(Reuters) – U.S. Attorney General Jeff Sessions said on Tuesday the Justice Department would oppose a proposed consent decree to reform the Chicago police department in response to misconduct allegations after the slaying of a black teenager by a white officer.
U.S. Attorney General Jeff Sessions arrives for a meeting with Interior Ministers of the six largest EU countries to discuss security and anti-terror issues at the Groupama Stadium in Decines near Lyon, France, October 9, 2018. REUTERS/Emmanuel Foudrot
Sessions said in a statement the Trump administration was concerned the agreement could lead to a spike in crime in the third-largest U.S. city.
His statement came a day after President Donald Trump pledged to end a “crime spree” in Chicago and urged the city to loosen restrictions on stop-and-frisk tactics by police.
The police reforms are a response to misconduct allegations that emerged after black teenager Laquan McDonald, who was armed with a knife, was shot 16 times by white police officer Jason Van Dyke in 2014. Van Dyke, 40, was convicted of second-degree murder last week.
A video of the incident released in 2015 led to a Justice Department investigation that found Chicago police routinely violated people’s civil rights, used excessive force and racially discriminated against people.
Illinois Attorney General Lisa Madigan sued the city last year, saying its reforms had not gone far enough. She and Mayor Rahm Emanuel’s office agreed on more comprehensive reforms in a proposed consent decree filed in federal court last month.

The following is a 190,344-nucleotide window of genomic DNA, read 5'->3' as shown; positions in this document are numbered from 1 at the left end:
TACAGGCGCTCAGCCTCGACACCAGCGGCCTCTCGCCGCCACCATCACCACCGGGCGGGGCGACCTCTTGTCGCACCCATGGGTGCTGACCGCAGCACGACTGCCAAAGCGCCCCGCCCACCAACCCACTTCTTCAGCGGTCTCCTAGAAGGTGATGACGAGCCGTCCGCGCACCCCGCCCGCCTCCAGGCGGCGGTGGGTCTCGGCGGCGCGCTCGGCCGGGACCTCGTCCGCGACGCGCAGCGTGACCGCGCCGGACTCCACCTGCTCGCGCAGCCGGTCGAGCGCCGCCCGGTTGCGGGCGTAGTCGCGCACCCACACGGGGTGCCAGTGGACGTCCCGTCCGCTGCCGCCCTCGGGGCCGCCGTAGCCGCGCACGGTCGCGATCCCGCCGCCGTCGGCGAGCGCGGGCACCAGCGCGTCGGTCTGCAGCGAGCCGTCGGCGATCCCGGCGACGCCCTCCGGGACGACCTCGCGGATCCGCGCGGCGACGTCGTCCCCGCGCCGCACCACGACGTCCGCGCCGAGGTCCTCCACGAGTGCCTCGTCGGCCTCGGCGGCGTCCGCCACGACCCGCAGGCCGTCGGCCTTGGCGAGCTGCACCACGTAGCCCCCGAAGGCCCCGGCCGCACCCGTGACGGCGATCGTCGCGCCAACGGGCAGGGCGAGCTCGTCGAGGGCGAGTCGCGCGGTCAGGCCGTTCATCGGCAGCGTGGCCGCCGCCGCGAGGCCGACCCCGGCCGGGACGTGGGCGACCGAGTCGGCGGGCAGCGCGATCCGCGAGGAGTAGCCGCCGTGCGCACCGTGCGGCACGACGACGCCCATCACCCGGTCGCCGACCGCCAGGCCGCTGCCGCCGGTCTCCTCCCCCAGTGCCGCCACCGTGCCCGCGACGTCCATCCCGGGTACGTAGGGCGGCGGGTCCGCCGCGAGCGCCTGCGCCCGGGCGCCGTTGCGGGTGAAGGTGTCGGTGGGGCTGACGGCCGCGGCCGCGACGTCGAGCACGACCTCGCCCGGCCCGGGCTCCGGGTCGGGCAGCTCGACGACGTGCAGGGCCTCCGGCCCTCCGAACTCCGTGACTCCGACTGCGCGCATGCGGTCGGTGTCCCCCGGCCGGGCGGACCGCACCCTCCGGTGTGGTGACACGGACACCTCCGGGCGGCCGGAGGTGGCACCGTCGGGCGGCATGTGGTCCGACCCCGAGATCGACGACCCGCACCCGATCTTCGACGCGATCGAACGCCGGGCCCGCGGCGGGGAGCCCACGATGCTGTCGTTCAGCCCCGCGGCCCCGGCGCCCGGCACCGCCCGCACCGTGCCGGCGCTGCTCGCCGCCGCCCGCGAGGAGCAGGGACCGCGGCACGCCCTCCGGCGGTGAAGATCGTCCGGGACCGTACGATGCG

The reforms include requiring use of de-escalation tactics, ensuring accountability when officers use force irresponsibly and requiring police to track incidents in which officers point their guns.
The Trump administration is concerned that the reforms will undercut policing and that an earlier agreement limiting stop-and-frisk tactics had led to a jump in the number of murders.
In opposing the police reform plan, Sessions cited a 2015 agreement between Chicago and the American Civil Liberties Union (ACLU) that resulted from an ACLU report that cited concerns about police investigatory stops, commonly known as “stop-and-frisk.”
“Chicago’s agreement with the ACLU in late 2015 dramatically undercut proactive policing in the city and kicked off perhaps the greatest surge in murder ever suffered by a major American city, with homicides increasing more than 57 percent the very next year,” Sessions said in his statement.
“Now the city’s leaders are seeking to enter into another agreement. It is imperative that the city not repeat the mistakes of the past – the safety of Chicago depends on it,” Sessions added. He said the Justice Department would file a statement of interest this week opposing the proposed agreement.
Emanuel, in a statement, accused the administration of being “out of touch with reality.”
“If anyone in the Trump administration was paying attention, they would know that as we have made major reforms over the past two years, we have also driven a 30 percent reduction in gun violence,” Emanuel said.
Reporting by David Alexander in Washington and Suzannah Gonzales in Chicago; Editing by Leslie Adler; Editing by Leslie Adler